The 2nd wave of COVID-19/20 becoming an irreversible part of our reality, the global downstream sector has started to assess the damage done so far and the potential detriment that is still up there for refiners that are struggling to remain profitable. According to IEA estimates, it will take at least 2 years until the refining sector recovers fully from the ramifications of the current demand loss. With refinery utilization rates expected to drop to an annual average of 72% this year and 77% in 2021, the lowest since 1983, it should come as no surprise that some downstream firms are considering closing down altogether. New Zealand might not be a refining giant when compared to Asian downstream powerhouses, yet a potential closure would most probably leave a significant impact across Asia and Oceania.
The closure of Marsden Point would not be a novelty for the Asia Pacific Region. Shell has already announced the definitive closure of the 110kbpd Tabangao Refinery in the Philippines after 60 years of continuous operation. Shell would still have another plant operating in the East Asian country, still the sudden COVID-induced closure (the refinery stopped refining in May and was halted for good thereafter) goes on to demonstrate the overall decreased profitability of refining in the region. Asia seems to be confronting its “Europe moment” when excessive refining capacity engenders the closure of the least profitable assets. Tabangao would be gradually converted into a fuel import terminal, paving a way forward for other refineries, too. Rumours have been circulating that some Australian and Japanese refineries are also considering their options.
Where does all this leave New Zealand? Since May-June 2020 the 135kbpd Marsden Point Refinery was reported to consider transforming the plant into a storage terminal that would serve as a distribution hub for imported products. The decision is far from being finalized as many shareholders have not had their say on the refinery’s future. The main shareholders did indicate their strategic intentions though, tilting heavily towards the closure option. The largest shareholder ExxonMobil (owns 17.2%) continues to “assess the closures’s implications for its business”, the second-largest Z Energy (15.36%) has publicly and unequivocally advocated for the transformation of Marsden Point whilst the third-largest shareholder BP voiced its “support” for the refinery’s strategic review of operations.
Whilst New Zealand political scene has been replete with deliberations on the timeliness and social consequences (some 1100 jobs lost) of a potential Marsden Point closure, the refinery itself was compelled to minimize its output and operational exposure vis-à-vis the coronavirus pandemics. In COVID-19 times New Zealand has cut down massively on its refining in general, with demand waning as early as March/April the worst came in July 2020 which has seen no crude imports whatsoever, for the first time in this millennium. In fact, the last time when New Zealand bought no crude on a monthly basis was in August 1986. It has to be pointed out that were Marsden Point to be decommissioned, the infrastructure connecting the refinery to the North Island’s main consumption hubs remain intact, such as the 104-mile Refinery-Auckland Pipeline (RAP).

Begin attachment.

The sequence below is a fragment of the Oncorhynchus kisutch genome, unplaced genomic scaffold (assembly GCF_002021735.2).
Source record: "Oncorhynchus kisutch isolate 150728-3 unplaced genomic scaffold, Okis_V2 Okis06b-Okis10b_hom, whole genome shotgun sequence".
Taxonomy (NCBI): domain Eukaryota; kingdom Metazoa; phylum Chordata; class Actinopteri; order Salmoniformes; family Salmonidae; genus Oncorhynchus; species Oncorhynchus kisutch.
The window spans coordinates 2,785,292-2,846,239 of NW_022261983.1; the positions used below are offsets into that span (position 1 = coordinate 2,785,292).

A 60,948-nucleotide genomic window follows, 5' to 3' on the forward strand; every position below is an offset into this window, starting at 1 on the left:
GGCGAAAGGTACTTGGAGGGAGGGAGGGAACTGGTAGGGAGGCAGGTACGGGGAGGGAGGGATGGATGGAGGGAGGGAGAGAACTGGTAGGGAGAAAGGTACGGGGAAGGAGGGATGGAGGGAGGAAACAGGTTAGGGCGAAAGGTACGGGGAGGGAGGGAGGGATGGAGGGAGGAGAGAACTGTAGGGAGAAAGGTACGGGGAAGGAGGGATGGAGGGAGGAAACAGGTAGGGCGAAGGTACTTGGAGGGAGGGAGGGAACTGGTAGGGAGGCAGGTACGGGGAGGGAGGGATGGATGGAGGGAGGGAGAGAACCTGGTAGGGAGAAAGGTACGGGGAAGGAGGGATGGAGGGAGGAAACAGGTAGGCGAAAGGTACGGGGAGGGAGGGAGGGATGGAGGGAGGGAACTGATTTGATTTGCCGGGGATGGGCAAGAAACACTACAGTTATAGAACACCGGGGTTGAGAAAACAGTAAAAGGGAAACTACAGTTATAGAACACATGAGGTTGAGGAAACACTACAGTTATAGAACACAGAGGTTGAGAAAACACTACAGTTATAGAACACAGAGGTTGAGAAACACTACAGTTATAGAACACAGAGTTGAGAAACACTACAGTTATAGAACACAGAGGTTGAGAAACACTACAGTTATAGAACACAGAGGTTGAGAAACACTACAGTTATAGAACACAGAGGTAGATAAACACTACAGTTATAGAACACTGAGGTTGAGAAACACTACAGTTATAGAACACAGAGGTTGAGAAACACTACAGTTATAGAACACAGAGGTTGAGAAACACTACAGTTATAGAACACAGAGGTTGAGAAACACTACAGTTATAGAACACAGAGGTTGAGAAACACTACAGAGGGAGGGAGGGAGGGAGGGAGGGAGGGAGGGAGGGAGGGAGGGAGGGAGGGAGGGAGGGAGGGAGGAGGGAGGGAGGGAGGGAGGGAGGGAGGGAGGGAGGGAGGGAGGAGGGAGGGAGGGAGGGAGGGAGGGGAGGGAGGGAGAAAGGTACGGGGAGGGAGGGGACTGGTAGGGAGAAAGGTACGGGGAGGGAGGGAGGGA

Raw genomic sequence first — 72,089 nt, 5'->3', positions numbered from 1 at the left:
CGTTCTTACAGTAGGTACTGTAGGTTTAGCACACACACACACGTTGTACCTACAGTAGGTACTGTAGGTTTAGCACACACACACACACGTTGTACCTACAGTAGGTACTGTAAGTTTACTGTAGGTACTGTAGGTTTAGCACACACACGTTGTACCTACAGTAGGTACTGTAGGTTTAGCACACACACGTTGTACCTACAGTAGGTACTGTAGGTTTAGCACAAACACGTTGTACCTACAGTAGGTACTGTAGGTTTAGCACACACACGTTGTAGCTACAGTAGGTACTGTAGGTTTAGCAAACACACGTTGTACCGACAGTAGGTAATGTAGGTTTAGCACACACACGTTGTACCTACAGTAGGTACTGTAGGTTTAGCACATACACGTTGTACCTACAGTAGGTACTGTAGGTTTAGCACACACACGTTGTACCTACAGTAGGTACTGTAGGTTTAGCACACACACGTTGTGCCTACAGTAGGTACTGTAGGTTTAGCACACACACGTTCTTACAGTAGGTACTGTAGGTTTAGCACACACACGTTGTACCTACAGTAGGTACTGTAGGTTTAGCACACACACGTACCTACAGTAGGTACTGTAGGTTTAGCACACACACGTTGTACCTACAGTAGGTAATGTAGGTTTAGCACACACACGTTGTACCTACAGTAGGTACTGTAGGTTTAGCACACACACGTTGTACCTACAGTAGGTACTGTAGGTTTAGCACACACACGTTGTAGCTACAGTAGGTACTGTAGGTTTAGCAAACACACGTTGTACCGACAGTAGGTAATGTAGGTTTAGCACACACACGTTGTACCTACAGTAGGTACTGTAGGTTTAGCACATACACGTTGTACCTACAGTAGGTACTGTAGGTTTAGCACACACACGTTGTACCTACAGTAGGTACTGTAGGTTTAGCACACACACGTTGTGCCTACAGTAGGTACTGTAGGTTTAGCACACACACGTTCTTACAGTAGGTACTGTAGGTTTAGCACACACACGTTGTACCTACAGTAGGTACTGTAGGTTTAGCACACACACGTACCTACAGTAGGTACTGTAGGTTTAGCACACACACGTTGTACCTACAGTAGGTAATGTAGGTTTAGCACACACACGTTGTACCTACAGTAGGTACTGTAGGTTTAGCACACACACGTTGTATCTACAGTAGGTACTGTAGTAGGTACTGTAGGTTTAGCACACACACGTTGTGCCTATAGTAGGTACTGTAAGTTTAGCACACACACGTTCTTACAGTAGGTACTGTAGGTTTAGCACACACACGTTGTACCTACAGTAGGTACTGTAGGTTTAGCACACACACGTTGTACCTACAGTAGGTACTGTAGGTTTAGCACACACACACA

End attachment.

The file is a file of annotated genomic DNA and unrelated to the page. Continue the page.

Graph 1. New Zealand’s Crude Imports in 2017-2020 (‘000 barrels per day).
Although New Zealand also imports products as the Marsden Point Refinery is not producing enough to cover the nation’s needs (40% of its gasoline and some 30% of its Diesel are imported from elsewhere), shutting down the nation’s only oil-refining asset might render it politically and economically vulnerable. Hence, there are also other alternative way that might apply to the refinery’s future – the company’s top management flaunted the idea of simply improving the firm’s refining economics and altering its current business model, without any damage done or constraints stipulated to its assets. Yet judging by todays’ utterances, the stakeholders would rather scrap it whilst it still generates some money, so as not to invest in unnecessary equipment upgrades that would never be requited financially.
New Zealand’s upstream segment would not suffer that much from closing down the nation’s sole refinery. Producing some 140kbpd of crude oil and condensate, with the Pohokura and Maari fields providing almost half of the total output, New Zealand’s light and sweet grades have traditionally been exported to Australia. Were New Zealand to quit the downstream industry altogether, the main sufferers in terms of lost market outlets would be Middle Eastern producers – the Emirati Murban has been the all-time favorite, with at least one Aframax cargo arrival per month (see Graph 1). Such preference stems from the fact that since its inception Marsden Point was configured to refine medium sour crudes and not the light domestic types.
If the fate of Australia is anything to go by, the future for New Zealand refining is dire. Australia has had 4 out of its initial 8 refineries closed in the past 11 years and doubts remain over the long-term viability of Caltex Australia’s 109kbpd Lytton Refinery. The decommissioned refineries in Adelaide and Sydney, Brisbane and potentially Marsden Point have a similar historical course. At first low margins have disbalanced their financial stature and then giant East Asian refineries have simply steamrolled them thanks to a combination of implicit government subsidies and other sweeteners. In 2019 Marsden Point was still profitable, despite generating a mere $4.2 million of annual net profit, however this year’s numbers are going to be lamentable. The market knows this – dropping to $0.6 per share, Refining NZ’s stock shares have lost two-thirds of their value when compared to January 2020.